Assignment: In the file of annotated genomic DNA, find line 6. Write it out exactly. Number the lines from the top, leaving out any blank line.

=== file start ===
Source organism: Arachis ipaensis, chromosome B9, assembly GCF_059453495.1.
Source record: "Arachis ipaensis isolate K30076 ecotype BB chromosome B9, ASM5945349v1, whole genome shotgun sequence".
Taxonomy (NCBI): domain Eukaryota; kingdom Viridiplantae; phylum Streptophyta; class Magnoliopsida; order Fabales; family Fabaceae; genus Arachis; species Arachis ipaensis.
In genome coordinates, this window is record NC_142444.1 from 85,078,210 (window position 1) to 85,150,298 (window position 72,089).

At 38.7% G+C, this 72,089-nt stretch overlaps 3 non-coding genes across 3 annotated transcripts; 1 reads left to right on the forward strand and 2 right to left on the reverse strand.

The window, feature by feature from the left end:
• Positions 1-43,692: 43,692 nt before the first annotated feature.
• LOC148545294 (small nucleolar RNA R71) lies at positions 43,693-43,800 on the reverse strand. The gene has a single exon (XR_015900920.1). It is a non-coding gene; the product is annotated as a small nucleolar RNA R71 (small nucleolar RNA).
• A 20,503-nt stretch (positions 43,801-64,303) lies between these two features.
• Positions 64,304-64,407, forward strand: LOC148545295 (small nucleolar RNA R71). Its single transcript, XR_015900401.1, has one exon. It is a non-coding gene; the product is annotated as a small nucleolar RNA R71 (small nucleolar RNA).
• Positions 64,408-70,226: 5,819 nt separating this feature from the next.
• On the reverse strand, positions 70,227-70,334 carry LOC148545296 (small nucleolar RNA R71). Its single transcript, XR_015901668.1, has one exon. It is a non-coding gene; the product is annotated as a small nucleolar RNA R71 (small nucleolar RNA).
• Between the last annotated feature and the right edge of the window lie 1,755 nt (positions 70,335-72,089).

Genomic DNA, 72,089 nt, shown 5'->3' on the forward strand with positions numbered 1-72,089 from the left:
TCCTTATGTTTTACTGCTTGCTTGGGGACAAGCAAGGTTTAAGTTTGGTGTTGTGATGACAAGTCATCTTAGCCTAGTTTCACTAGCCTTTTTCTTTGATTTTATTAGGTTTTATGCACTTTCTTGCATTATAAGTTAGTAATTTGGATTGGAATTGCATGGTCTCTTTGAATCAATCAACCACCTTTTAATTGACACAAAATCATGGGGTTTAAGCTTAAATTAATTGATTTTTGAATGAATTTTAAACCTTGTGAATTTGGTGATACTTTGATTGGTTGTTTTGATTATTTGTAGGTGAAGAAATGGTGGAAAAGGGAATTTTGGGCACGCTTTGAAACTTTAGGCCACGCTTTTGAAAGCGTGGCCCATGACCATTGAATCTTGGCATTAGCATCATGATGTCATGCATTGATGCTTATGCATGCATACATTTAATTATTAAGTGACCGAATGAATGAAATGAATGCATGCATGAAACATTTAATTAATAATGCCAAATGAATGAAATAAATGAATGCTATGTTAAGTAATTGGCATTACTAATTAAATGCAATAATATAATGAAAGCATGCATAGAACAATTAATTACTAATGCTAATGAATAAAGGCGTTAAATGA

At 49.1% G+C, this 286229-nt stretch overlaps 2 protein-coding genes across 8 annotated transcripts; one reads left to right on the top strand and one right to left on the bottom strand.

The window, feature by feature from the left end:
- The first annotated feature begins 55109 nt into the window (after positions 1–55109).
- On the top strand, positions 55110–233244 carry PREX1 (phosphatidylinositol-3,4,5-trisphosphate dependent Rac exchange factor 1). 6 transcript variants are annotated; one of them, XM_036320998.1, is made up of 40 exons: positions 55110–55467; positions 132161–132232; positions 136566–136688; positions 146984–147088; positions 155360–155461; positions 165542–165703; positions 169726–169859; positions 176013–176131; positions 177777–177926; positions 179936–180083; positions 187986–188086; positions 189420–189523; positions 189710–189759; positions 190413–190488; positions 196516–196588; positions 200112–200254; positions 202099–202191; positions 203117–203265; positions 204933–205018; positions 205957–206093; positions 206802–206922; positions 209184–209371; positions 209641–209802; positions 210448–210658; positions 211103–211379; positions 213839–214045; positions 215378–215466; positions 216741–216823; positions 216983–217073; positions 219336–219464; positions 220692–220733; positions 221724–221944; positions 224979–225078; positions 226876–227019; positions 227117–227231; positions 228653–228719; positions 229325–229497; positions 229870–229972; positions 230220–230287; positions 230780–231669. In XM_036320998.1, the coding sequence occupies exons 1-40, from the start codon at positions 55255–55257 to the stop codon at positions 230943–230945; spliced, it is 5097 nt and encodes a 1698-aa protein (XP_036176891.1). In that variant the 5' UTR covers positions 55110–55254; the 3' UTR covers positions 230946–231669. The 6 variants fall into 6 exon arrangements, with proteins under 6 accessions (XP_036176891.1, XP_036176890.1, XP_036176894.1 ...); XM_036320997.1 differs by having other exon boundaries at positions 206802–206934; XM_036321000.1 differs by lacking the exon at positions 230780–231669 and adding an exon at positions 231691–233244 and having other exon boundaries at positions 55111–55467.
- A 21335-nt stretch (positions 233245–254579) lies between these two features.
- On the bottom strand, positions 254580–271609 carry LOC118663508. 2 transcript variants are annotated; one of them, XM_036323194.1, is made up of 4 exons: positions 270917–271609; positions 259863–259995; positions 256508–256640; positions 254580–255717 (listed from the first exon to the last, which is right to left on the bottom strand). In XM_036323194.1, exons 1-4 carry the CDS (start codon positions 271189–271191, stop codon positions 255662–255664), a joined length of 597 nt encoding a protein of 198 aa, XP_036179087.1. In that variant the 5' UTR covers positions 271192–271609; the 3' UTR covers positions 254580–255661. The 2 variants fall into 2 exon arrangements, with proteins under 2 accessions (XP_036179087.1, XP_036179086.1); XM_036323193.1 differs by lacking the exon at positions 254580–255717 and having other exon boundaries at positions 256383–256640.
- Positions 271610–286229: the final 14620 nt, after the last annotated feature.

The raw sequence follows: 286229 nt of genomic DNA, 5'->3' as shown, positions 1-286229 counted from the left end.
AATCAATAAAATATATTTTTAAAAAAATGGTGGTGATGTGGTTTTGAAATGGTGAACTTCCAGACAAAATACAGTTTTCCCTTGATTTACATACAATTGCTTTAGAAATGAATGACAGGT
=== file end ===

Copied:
The window, feature by feature from the left end: